Anton H. Kemper
Meinolf Wildhaber
Otto Meier
Word has been received in Carlyle, to the effect that Otto Meier, of Albers, who went to Camp Custer, with -the last contingent entrained for that Camp by the local board, had died of pneumonia following an attack of influenza.  The young man was born at Ruma, Ill., October 6, 1893, where he resided until 1913, when he went to Albers with is parents.  The burial was in St. Bernard's Cemetery in Albers.
John H. Netemeyer
Leo Werth 
John A. Hirstein
Private John A. Hirstein, of Trenton, died on October 21, 1918, at the age of 26 years, 10 months, while on furlough from Camp Sheridan, Alabama.  He had returned home to attend the funeral of a relative. 
John was the son of Mr. & Mrs. John Hirstein, living three miles southwest of Trenton.  He was born on a farm near Troy, Illinois, December 22, 1891.  He was a graduate of the university of  Illinois in 1917.  Burial was in the Summerfield Cemetery.
Joseph R. Speiser
Joseph Raymond Speiser, who was sent to Camp Taylor Kentucky, June 24, 1918, by the local draft board died from influenza Monday and his body was shipped to his old home, via Shattuc, Wednesday for burial.  He was a son of Valentine Speiser, a well known farmer of near Boulder, and was a most exemplary young man.  He gave his age as 25 years at the time of enrollment with the draft board.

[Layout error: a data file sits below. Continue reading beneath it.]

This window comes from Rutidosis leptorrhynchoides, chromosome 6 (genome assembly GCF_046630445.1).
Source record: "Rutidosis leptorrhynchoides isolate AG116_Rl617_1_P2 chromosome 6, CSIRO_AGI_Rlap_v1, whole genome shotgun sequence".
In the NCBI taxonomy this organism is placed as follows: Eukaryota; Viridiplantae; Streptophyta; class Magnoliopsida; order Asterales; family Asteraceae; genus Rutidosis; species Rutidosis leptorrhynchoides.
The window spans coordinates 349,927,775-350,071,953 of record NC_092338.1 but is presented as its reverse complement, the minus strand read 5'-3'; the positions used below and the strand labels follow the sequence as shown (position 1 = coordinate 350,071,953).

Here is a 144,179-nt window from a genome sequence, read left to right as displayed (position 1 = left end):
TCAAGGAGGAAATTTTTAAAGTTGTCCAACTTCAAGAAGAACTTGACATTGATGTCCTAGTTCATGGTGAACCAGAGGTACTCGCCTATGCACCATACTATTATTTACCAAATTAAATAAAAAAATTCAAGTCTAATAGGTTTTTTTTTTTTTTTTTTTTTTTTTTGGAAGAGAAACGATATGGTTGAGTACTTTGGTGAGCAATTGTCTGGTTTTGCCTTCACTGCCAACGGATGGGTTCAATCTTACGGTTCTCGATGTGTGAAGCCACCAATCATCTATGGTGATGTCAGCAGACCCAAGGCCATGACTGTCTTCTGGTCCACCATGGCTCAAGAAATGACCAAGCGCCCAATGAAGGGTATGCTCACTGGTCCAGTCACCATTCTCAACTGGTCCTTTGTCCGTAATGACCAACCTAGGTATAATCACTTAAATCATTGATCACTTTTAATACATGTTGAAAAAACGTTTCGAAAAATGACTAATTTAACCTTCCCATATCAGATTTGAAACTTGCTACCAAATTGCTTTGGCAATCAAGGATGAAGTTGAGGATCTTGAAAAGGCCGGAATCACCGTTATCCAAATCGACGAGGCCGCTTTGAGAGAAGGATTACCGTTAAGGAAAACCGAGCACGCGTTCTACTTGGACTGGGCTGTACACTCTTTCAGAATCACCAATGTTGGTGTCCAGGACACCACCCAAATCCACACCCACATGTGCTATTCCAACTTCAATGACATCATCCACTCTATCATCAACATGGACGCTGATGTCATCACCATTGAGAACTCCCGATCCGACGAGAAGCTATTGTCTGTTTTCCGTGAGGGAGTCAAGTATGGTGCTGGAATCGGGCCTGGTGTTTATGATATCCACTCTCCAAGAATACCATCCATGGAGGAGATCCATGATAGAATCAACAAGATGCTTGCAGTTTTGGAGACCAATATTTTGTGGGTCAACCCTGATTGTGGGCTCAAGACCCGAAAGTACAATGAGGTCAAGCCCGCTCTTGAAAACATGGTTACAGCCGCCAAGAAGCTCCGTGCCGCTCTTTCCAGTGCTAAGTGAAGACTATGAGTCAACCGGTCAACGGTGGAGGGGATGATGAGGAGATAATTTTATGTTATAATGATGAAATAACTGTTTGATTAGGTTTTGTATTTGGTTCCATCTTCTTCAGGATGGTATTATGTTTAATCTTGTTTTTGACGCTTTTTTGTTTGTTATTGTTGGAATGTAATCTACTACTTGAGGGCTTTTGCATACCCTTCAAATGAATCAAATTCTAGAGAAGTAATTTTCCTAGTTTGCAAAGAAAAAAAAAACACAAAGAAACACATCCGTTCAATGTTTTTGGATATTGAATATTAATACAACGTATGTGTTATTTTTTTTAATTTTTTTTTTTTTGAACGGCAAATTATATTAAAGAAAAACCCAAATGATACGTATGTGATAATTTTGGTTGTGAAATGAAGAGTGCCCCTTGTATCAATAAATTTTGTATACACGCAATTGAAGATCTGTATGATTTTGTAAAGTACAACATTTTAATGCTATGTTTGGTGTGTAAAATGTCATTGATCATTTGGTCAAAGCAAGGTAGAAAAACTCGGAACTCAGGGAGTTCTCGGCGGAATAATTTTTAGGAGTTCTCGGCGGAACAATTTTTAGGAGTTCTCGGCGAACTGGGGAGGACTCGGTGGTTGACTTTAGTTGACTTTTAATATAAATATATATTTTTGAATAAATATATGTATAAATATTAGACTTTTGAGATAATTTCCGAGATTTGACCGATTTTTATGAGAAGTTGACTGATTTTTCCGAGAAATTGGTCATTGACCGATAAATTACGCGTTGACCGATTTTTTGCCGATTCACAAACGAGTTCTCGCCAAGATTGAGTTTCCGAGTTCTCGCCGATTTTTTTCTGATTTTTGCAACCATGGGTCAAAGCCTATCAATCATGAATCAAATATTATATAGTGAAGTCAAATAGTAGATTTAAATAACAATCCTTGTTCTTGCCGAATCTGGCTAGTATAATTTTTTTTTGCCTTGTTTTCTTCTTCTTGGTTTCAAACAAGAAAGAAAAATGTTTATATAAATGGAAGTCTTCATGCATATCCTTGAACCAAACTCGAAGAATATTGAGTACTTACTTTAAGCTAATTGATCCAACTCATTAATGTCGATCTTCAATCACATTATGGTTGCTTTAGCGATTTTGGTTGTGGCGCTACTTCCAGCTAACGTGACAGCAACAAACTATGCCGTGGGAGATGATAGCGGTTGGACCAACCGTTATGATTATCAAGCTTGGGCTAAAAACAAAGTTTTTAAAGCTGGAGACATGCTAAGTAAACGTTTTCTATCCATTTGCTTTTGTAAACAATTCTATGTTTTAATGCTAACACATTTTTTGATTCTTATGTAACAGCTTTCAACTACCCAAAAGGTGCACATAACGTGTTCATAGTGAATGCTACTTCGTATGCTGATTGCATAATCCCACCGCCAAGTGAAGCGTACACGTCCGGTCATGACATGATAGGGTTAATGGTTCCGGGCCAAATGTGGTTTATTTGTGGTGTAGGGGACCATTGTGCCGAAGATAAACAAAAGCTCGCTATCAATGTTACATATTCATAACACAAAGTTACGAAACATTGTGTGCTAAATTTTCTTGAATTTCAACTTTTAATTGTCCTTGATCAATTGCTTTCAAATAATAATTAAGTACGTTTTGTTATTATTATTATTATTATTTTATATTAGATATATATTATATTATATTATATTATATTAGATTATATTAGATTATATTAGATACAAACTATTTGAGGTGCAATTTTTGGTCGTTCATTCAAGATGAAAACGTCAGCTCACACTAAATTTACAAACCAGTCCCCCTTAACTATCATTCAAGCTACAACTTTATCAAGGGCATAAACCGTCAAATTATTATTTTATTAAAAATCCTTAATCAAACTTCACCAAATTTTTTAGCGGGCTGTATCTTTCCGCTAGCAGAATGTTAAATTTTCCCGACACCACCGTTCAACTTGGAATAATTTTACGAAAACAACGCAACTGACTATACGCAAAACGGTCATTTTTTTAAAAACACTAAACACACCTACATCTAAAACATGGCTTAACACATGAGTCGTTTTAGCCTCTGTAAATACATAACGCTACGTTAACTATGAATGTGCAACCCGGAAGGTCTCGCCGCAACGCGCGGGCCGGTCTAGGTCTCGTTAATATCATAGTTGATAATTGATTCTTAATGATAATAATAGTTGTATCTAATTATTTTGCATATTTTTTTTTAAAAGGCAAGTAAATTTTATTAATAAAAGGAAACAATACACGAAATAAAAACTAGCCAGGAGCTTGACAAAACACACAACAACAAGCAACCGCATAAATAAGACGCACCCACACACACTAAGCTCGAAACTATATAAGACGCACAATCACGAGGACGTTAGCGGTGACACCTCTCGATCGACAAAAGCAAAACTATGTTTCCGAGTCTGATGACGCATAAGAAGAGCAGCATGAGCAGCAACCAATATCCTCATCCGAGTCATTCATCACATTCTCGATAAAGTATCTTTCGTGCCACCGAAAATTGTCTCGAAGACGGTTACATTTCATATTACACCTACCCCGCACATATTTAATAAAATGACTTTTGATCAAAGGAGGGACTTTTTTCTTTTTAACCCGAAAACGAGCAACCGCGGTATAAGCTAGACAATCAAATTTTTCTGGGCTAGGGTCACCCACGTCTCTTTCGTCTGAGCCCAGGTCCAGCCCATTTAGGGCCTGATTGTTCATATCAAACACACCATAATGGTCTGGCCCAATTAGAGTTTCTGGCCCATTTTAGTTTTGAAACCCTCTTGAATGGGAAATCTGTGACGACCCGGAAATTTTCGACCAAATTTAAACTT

Anthony Prieshoff
Ernest Ruf
Mr. and Mrs. John Ruf, Sr. received a telegram last Tuesday evening from the war department in Washington conveying the sad intelligence that their son, Ernest, had died in a hospital in France of bronchial pneumonia.  No other particulars of his death were given in the telegram. 
He was 29 years old having been born in Carlyle February 5, 1889, and received his education in the public schools here.  He volunteered for service and on April 29, 1918, was sent to Camp Dix, N.J., where he received training.  He landed on French soil June 8, 1918 as a private in Battery A, 308th Field  Artillery. 
In addition to his parents, he leaves three sisters and two brothers, Miss Josephine Ruf, Mrs. John Dieterich, Mrs. W.P. Hinkel,  John Ruf, Jr., and Leo Ruf.